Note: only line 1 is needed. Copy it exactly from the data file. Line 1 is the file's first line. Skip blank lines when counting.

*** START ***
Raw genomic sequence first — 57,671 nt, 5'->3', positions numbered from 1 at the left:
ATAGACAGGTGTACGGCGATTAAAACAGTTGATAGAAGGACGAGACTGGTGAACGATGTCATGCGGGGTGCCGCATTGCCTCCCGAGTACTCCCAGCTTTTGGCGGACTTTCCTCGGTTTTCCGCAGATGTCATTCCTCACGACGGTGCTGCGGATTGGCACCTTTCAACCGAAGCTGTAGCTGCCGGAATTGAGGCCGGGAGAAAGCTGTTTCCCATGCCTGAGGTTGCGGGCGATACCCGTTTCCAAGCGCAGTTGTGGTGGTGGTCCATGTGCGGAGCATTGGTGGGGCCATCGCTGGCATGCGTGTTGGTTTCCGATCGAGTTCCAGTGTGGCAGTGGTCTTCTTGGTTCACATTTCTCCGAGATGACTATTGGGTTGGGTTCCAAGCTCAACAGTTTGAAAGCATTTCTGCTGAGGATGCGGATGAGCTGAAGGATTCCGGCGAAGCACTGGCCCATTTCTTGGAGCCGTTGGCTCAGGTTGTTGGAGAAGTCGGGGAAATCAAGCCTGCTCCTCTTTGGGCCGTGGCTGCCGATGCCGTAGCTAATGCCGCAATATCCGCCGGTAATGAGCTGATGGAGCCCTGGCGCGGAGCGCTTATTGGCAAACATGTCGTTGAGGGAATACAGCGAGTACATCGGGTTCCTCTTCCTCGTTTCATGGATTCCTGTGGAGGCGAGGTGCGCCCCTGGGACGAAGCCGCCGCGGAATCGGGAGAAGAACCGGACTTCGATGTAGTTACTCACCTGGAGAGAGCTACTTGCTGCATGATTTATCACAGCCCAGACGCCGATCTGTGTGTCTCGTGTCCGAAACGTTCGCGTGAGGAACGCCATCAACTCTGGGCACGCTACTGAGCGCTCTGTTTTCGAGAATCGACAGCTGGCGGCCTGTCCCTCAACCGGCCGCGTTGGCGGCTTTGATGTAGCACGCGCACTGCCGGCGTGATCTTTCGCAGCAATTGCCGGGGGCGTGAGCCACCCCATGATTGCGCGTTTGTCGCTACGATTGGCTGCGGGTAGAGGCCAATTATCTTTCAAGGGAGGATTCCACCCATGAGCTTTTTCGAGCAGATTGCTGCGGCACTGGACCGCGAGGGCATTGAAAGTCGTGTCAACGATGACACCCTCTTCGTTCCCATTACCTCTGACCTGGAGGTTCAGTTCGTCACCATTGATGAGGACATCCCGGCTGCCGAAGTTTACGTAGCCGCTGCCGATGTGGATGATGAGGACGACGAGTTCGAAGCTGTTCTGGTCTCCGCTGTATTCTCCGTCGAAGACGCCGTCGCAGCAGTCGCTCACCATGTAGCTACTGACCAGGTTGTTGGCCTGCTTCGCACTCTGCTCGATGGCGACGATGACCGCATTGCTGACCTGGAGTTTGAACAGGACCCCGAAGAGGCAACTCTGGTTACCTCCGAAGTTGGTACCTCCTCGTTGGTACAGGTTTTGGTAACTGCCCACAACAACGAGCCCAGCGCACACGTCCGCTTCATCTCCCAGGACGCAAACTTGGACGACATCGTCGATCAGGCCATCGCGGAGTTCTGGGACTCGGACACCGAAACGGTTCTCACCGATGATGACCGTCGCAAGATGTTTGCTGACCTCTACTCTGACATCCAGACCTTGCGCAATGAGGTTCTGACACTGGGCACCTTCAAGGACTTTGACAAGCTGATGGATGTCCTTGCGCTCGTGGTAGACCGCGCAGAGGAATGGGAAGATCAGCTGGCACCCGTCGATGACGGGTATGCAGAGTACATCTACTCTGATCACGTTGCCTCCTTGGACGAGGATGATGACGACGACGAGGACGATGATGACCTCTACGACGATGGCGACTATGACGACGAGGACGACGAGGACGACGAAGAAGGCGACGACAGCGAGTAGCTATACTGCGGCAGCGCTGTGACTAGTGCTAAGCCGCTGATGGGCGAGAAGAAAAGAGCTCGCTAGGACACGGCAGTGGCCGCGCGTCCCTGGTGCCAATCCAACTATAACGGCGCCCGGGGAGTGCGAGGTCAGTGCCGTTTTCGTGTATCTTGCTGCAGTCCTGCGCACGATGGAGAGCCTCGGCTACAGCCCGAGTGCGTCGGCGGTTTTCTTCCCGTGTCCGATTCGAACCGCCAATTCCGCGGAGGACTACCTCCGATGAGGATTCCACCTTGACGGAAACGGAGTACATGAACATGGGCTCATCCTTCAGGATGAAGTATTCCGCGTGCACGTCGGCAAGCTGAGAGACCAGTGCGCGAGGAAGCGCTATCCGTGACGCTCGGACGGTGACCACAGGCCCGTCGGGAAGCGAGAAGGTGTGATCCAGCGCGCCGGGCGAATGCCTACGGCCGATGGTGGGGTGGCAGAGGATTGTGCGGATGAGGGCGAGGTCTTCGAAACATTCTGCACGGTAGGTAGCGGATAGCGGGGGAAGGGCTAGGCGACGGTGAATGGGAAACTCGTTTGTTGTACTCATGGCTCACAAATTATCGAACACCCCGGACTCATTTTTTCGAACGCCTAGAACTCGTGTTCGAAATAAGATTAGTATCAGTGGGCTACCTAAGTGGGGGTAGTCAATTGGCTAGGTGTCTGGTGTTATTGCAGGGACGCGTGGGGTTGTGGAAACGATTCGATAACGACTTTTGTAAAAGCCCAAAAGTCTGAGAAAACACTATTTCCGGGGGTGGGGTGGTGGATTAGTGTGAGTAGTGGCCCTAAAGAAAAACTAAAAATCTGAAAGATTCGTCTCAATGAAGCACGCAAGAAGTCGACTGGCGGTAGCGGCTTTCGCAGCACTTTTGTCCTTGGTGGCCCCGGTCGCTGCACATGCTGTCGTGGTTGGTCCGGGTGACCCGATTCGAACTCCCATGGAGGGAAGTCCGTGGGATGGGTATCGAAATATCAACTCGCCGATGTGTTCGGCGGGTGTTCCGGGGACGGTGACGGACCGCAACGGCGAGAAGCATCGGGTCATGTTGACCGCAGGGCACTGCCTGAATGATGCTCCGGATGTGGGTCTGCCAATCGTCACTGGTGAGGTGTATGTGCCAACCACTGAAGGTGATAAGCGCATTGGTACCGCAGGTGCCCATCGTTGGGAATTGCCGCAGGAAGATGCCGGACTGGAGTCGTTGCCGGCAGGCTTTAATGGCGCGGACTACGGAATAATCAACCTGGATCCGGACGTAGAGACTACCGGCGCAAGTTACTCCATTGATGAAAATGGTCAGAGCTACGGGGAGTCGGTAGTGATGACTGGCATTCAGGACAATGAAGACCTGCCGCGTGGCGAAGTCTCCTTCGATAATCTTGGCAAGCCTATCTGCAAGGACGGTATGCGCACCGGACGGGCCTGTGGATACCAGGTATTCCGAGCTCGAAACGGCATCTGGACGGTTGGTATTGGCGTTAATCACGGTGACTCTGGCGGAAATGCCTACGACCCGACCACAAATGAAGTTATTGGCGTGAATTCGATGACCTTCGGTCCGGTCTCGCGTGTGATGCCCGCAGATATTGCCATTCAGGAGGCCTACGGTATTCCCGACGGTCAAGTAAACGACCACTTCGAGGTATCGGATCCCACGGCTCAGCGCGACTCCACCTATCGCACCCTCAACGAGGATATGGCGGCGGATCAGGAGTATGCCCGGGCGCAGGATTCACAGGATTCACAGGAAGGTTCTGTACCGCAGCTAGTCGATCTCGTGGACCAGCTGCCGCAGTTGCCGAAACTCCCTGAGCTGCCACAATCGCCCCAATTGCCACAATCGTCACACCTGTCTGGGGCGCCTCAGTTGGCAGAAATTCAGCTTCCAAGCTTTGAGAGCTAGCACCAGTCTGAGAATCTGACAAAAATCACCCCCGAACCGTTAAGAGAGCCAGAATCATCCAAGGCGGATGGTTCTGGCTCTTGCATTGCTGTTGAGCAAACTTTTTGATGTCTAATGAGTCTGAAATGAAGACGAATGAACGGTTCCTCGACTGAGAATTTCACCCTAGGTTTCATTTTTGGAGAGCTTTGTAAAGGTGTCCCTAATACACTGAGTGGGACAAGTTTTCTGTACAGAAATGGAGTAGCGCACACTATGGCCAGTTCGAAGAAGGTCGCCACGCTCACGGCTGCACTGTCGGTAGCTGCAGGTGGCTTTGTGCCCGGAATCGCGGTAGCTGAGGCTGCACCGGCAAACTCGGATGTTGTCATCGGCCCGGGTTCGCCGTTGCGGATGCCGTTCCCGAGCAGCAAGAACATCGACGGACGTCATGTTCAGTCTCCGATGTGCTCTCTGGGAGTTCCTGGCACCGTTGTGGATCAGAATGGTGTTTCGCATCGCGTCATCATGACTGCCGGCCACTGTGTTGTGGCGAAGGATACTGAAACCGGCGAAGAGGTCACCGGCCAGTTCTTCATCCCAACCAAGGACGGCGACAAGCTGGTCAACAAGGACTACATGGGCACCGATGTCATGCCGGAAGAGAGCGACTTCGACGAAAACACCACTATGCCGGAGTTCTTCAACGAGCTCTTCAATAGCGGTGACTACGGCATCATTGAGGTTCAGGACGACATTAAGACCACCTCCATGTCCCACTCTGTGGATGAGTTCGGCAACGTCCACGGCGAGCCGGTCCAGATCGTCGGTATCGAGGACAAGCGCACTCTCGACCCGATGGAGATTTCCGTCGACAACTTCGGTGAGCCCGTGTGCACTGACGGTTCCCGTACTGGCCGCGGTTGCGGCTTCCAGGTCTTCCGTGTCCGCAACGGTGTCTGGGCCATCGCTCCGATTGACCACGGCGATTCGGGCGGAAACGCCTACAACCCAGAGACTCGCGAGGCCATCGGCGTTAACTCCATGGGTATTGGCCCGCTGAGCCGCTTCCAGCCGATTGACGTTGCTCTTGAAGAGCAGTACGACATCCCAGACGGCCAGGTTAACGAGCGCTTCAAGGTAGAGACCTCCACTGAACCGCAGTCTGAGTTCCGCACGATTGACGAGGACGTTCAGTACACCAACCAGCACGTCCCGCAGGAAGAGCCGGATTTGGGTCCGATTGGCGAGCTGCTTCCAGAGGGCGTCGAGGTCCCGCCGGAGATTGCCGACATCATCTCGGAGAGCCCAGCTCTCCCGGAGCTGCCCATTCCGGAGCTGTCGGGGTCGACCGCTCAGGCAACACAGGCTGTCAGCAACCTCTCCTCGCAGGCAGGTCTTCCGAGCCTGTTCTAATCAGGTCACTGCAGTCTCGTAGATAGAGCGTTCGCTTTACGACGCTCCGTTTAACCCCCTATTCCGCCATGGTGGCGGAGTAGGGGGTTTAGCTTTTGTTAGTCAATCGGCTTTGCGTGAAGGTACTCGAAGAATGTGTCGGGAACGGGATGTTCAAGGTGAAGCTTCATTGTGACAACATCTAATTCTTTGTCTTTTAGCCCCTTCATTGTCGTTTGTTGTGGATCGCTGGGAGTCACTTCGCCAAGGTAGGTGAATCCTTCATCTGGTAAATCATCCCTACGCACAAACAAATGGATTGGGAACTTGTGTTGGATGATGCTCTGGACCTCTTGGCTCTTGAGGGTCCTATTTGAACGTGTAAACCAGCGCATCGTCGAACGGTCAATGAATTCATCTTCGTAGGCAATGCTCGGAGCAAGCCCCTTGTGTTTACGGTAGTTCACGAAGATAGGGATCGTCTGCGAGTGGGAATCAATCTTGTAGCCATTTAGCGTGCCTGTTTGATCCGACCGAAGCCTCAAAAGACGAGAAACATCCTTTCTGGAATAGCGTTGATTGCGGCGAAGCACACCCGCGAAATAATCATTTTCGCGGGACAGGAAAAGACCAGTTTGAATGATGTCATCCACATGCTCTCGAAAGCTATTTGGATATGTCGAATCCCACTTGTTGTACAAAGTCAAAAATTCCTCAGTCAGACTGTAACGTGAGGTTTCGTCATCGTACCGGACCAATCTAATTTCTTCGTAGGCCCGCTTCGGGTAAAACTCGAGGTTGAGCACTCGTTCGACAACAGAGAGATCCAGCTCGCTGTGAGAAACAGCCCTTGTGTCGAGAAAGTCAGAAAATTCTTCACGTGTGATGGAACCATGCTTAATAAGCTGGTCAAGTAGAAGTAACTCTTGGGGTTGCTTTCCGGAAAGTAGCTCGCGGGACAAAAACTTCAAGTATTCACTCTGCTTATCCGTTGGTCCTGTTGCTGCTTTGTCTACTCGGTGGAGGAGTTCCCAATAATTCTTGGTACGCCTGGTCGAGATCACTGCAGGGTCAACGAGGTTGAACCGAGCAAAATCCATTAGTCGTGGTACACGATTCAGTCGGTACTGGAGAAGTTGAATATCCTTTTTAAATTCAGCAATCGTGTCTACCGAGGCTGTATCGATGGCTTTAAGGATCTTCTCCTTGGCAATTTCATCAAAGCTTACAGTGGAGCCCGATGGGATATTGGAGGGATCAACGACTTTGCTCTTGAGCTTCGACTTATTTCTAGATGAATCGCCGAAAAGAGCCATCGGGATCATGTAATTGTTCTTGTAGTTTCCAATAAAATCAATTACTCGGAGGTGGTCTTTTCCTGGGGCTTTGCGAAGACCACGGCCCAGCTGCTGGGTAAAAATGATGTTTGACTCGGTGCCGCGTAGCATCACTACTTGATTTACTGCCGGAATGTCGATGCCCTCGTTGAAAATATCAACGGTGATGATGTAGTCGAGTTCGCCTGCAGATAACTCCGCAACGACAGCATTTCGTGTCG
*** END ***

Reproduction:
Raw genomic sequence first — 57,671 nt, 5'->3', positions numbered from 1 at the left: